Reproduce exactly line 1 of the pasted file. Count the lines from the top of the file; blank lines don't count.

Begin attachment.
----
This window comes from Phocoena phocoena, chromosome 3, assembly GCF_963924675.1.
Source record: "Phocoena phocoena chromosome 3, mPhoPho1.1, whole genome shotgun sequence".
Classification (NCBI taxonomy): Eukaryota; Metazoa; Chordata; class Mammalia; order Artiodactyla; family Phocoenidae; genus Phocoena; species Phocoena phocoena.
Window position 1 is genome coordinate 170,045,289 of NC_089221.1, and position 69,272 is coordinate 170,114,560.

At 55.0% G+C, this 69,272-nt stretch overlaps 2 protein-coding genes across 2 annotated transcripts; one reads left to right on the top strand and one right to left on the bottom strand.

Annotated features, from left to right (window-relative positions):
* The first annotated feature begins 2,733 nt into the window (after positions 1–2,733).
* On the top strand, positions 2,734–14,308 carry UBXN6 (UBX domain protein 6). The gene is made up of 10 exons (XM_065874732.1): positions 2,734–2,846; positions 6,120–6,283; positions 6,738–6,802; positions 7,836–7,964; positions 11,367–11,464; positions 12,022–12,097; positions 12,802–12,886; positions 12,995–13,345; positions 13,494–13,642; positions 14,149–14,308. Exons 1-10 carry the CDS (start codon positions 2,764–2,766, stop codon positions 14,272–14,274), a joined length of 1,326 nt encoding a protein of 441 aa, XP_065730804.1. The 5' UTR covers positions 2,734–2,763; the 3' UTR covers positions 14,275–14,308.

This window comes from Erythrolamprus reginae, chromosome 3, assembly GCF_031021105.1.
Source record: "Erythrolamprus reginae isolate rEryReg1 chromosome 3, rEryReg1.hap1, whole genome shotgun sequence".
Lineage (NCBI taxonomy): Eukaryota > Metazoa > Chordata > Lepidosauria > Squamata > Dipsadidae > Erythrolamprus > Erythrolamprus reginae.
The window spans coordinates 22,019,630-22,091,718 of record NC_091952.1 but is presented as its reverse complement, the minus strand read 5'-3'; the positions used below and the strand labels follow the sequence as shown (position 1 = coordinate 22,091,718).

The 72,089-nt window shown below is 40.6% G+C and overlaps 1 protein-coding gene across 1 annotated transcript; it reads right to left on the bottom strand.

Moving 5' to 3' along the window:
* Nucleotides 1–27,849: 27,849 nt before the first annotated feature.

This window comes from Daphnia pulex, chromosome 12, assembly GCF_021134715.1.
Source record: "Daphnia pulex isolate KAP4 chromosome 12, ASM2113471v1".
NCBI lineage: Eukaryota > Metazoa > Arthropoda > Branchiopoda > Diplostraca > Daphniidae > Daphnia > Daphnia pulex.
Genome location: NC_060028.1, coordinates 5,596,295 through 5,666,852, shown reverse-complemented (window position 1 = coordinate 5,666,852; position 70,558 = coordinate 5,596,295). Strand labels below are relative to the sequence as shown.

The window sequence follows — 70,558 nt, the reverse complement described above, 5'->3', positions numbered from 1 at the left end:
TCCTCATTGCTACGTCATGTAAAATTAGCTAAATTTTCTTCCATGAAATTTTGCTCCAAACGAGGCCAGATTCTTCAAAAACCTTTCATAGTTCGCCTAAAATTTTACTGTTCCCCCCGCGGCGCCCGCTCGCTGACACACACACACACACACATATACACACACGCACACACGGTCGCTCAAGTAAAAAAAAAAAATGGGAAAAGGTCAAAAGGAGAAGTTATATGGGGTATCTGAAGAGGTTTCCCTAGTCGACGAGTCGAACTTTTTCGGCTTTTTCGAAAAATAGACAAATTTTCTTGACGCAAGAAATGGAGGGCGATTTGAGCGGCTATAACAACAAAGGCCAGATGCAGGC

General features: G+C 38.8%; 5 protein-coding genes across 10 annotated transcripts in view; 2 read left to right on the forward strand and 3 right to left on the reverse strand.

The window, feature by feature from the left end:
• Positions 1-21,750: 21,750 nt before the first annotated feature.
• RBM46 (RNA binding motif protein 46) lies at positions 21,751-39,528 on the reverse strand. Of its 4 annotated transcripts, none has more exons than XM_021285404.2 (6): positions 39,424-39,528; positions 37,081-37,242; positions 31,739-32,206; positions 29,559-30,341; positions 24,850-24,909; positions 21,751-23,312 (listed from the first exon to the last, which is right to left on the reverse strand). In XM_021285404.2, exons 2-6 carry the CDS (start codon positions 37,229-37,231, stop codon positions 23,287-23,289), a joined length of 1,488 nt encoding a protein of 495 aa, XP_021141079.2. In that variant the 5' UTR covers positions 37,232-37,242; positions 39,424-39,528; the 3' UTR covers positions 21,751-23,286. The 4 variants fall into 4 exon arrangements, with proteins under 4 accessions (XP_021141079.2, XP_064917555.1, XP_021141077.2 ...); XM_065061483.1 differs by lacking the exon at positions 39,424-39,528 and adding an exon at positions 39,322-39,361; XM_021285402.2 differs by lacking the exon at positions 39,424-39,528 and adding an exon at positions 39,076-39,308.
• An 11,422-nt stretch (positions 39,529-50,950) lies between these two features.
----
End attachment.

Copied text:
This window comes from Phocoena phocoena, chromosome 3, assembly GCF_963924675.1.